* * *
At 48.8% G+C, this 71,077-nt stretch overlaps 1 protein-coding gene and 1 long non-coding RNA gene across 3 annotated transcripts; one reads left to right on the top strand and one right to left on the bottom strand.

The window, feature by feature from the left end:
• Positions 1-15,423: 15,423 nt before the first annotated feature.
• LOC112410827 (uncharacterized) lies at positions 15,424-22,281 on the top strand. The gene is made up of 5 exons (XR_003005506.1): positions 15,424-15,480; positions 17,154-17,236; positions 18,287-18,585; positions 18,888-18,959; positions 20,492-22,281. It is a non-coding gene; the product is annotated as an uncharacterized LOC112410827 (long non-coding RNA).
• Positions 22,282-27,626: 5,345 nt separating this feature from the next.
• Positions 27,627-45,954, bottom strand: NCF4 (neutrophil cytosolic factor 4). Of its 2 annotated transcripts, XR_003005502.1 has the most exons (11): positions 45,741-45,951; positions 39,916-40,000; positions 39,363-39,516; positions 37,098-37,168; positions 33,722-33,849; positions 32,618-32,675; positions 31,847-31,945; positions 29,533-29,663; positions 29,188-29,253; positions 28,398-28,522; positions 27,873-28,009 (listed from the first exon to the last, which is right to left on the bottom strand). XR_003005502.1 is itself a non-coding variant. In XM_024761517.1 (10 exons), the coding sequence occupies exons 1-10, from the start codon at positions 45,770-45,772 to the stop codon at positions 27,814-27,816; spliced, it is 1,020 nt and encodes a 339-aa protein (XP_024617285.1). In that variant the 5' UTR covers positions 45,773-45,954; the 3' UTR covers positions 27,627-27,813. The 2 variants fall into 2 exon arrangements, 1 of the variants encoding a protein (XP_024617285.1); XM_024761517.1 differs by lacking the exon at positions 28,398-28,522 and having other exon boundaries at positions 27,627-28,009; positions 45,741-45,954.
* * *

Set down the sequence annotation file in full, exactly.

At 48.8% G+C, this 71,077-nt stretch overlaps 1 protein-coding gene and 1 long non-coding RNA gene across 3 annotated transcripts; one reads left to right on the top strand and one right to left on the bottom strand.

The window, feature by feature from the left end:
• Positions 1-15,423: 15,423 nt before the first annotated feature.
• LOC112410827 (uncharacterized) lies at positions 15,424-22,281 on the top strand. The gene is made up of 5 exons (XR_003005506.1): positions 15,424-15,480; positions 17,154-17,236; positions 18,287-18,585; positions 18,888-18,959; positions 20,492-22,281. It is a non-coding gene; the product is annotated as an uncharacterized LOC112410827 (long non-coding RNA).
• Positions 22,282-27,626: 5,345 nt separating this feature from the next.
• Positions 27,627-45,954, bottom strand: NCF4 (neutrophil cytosolic factor 4). Of its 2 annotated transcripts, XR_003005502.1 has the most exons (11): positions 45,741-45,951; positions 39,916-40,000; positions 39,363-39,516; positions 37,098-37,168; positions 33,722-33,849; positions 32,618-32,675; positions 31,847-31,945; positions 29,533-29,663; positions 29,188-29,253; positions 28,398-28,522; positions 27,873-28,009 (listed from the first exon to the last, which is right to left on the bottom strand). XR_003005502.1 is itself a non-coding variant. In XM_024761517.1 (10 exons), the coding sequence occupies exons 1-10, from the start codon at positions 45,770-45,772 to the stop codon at positions 27,814-27,816; spliced, it is 1,020 nt and encodes a 339-aa protein (XP_024617285.1). In that variant the 5' UTR covers positions 45,773-45,954; the 3' UTR covers positions 27,627-27,813. The 2 variants fall into 2 exon arrangements, 1 of the variants encoding a protein (XP_024617285.1); XM_024761517.1 differs by lacking the exon at positions 28,398-28,522 and having other exon boundaries at positions 27,627-28,009; positions 45,741-45,954.